This post is by Luann Udell, regular contributing author for FineArtViews. Luann also writes a column ("Craft Matters") for The Crafts Report magazine (a monthly business resource for the crafts professional) where she explores the funnier side of her life in craft. She's a double-juried member of the prestigious League of New Hampshire Craftsmen (fiber & art jewelry). Her work has appeared in books, magazines and newspapers across the country and she is a published writer. She's blogged since 2002 about the business side--and the spiritual inside--of art. She says, "I share my experiences so you won't have to make ALL the same mistakes I did...."
Telling the “how” undoes all the magic you’ve created.
One of my favorite workshops to teach is how to write a powerful artist statement. I love ‘digging in’, like an archeological project, uncovering the inner motivations and yearnings of artists.
Someone suggested I should actually charge for individual services. And so I took on my first paying client, for the magnificent sum of what they would have paid for a class--$25.
My first client argued passionately for technique. They wanted a step-by-step of the process. They insisted that hardly anyone knows about it. (Inlaid wood. Got it? Good.) I spent some time trying to convince them otherwise, mostly because I was too tender-hearted to tell them most people didn't really care. But he was adamant.
I finally lost my temper. “Look”, I snarled, “you know who REALLY wants to know all about your techniques? OTHER WOODWORKERS!!!!!”
In the end, they took my piece and paid me my $25. If I’d known it would include two hours of arguing, I would have charged $250.
Yes, sometimes--okay, often--people will ask you about your techniques. Yes, as an artist working in a fairly new but immensely popular medium, I get asked a lot how I achieve the effects I do. And sometimes I tell people a simplified version of the hours-long process it takes to create my time-worn, ancient-looking artifacts.
But I am here to tell you....
Most people don't really care.
And almost nobody really wants to know.
I can almost hear that collective gasp of astonishment and horror. Stay with me.
Focusing on the 'how' and the 'what' is not really what people want to hear, though they think they do.
Telling people in great detail how you make your work, and what you make it with, is like a magician telling you how he did his magic trick.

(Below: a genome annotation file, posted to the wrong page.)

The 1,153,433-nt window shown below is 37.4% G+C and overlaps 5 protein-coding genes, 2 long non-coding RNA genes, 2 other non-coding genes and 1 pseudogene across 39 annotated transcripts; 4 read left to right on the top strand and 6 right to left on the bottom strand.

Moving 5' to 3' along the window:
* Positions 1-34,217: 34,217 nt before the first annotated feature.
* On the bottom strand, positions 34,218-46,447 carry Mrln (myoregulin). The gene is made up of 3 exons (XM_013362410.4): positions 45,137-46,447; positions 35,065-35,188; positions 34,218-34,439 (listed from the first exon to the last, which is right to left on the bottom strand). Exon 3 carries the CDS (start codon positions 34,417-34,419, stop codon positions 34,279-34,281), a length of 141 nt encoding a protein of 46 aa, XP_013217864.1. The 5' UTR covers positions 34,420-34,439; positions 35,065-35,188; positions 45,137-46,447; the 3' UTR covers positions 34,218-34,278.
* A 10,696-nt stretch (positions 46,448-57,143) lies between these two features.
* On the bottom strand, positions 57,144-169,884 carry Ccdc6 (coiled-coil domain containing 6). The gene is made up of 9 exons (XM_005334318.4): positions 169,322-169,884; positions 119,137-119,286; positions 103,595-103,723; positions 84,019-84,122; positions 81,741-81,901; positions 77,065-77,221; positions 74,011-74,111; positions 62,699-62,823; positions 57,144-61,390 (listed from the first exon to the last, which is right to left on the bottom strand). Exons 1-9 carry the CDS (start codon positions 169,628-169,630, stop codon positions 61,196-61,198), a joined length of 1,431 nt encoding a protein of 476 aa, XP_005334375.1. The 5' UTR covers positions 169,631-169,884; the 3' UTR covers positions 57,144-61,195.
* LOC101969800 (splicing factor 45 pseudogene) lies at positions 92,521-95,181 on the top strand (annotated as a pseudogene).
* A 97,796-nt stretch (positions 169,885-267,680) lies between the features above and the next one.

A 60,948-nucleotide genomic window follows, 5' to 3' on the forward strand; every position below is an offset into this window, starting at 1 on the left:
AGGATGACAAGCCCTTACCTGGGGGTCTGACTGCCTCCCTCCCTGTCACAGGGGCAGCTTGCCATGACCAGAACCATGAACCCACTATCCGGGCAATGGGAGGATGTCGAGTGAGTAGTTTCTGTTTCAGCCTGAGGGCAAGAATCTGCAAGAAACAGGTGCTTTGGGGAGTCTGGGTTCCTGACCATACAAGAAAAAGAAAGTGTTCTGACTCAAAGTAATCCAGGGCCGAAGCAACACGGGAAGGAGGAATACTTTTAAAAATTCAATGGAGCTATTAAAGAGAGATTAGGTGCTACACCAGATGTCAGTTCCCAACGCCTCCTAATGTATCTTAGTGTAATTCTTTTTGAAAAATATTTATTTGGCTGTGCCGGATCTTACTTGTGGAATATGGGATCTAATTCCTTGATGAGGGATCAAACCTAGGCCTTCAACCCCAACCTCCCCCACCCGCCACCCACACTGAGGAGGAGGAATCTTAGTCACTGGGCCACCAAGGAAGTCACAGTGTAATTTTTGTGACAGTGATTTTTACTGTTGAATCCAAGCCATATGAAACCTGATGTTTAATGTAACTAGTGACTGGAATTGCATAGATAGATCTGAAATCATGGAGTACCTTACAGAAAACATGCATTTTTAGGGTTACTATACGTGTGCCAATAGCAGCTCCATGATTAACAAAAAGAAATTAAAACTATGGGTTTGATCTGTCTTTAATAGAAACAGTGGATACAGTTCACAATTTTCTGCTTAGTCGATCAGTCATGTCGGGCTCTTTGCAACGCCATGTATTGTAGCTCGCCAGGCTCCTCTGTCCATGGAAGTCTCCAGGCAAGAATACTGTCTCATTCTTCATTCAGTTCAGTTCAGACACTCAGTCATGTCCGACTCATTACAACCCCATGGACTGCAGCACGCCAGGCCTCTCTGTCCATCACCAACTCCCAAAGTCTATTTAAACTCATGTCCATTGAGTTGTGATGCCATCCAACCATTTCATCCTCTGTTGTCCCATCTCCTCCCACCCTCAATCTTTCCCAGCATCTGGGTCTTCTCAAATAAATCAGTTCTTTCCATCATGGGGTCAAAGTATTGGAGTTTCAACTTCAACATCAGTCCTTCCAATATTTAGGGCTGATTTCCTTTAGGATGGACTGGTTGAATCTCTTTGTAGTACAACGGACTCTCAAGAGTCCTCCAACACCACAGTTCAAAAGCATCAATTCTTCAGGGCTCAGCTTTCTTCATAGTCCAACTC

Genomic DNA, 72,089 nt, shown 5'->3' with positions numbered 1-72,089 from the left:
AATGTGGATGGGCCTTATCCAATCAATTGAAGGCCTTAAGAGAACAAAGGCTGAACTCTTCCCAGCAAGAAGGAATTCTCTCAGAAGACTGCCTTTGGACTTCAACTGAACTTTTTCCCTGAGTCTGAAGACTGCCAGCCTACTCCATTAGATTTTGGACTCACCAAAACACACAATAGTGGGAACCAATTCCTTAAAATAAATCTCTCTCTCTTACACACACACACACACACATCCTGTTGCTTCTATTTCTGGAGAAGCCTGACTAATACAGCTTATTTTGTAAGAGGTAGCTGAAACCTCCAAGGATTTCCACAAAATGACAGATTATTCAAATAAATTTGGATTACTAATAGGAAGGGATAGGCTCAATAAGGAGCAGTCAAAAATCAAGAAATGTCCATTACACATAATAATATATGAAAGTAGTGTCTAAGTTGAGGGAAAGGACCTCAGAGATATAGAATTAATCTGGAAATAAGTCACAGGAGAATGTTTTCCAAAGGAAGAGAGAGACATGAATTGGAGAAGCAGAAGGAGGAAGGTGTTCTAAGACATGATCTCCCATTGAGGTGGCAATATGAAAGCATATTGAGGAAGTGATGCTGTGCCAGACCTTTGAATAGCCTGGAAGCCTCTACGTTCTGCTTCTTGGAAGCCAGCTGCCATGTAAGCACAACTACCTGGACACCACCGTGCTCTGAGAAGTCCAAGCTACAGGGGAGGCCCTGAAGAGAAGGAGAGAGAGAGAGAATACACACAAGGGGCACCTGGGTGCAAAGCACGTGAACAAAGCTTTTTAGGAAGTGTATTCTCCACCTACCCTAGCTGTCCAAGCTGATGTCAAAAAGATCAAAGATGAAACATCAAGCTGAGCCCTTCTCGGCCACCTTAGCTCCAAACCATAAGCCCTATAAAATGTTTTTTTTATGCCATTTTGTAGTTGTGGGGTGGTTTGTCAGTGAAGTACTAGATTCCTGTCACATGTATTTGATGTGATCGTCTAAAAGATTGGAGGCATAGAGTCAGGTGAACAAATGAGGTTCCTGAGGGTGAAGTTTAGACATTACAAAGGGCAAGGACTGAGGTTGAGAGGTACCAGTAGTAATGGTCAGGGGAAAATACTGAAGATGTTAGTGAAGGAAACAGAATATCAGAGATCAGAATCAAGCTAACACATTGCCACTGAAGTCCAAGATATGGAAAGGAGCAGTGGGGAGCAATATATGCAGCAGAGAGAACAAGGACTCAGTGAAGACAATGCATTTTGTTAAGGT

We all know there is no such thing as magic. We know magicians are masters at handling their materials, masters of misdirection, and masters of storytelling. But we love having our disbelief suspended for a few magical moments. Do you really think David Copperfield made the Statue of Liberty disappear? (If you do, please read no further, there is no point.)
And here's the real kicker. When I am told how the trick was accomplished, I am vaguely disappointed. I can feel the magic slip away. It's why the ending of movie or a book of, "...and then he woke up and it was all a dream" is so disappointing, and feels like a cheat.
In my own experience, I have found, time after time, that those people who are inordinately interested in my techniques over the story of why I came to make it, and what it means to me, fall into four categories:
1) They are artists themselves and want to make one, too.
2) They are teachers, and they want to teach it.
3) They really just want to know how it's made. That's it.
Very few of these people actually buy a piece of my work.
4) They are intrigued by my work, fascinated, moved deeply. And asking how it's made is their way of sussing out why they are so taken with it. It’s the brain’s way of trying to make sense of what pulls at our heart and soul.
And eventually, most of these people DO actually buy something (though not necessarily right away.)
When I talk about my techniques, I use metaphors (“…a process like puff pastry, or samurai sword making…”) and shorthand (“…I use a scrimshaw technique to bring up the detail….”) I always…always…use these brief explanations to segue into why this cave and why I do this work.
I've learned not to overwhelm my actual collectors with too much technical detail. Again, Bruce Baker puts it succinctly in his seminars: Potters want to tell about their titanium glazes and the firing cone of their clays. But their customers want to know if there's lead in the glaze, and if they can use it in the microwave.
And if the clay piece is by Janis Mars Wunderlich, you probably don't even care about that.
A few years later, I was thumbing through a regional magazine, and came across a featured artist piece. There was my woodworker! They’d added a bit about their process, and the photos of their work was lovely.
But when I read the sentences I’d originally penned, I almost cried—they were still that powerful. It made me go back and look at the work again, even though I’d written it. And that, my friends, is a sign of good writing, and a good artist statement. (As opposed to the ones that make you scratch your head and go, “Wha….??”)
Be generous with your knowledge. Share your enthusiasm with your audience. Rejoice in your choice of media.
But never forget what is deep in your heart, where your true story is--the story that will resonate with the hearts of your true collectors.
It’s not really about the (polymer) clay. The clay is just a way to tell my story.
Your Art Deserves Attention and FASO Can Help
Get started today and we'll share your art with 50,000 art lovers tomorrow.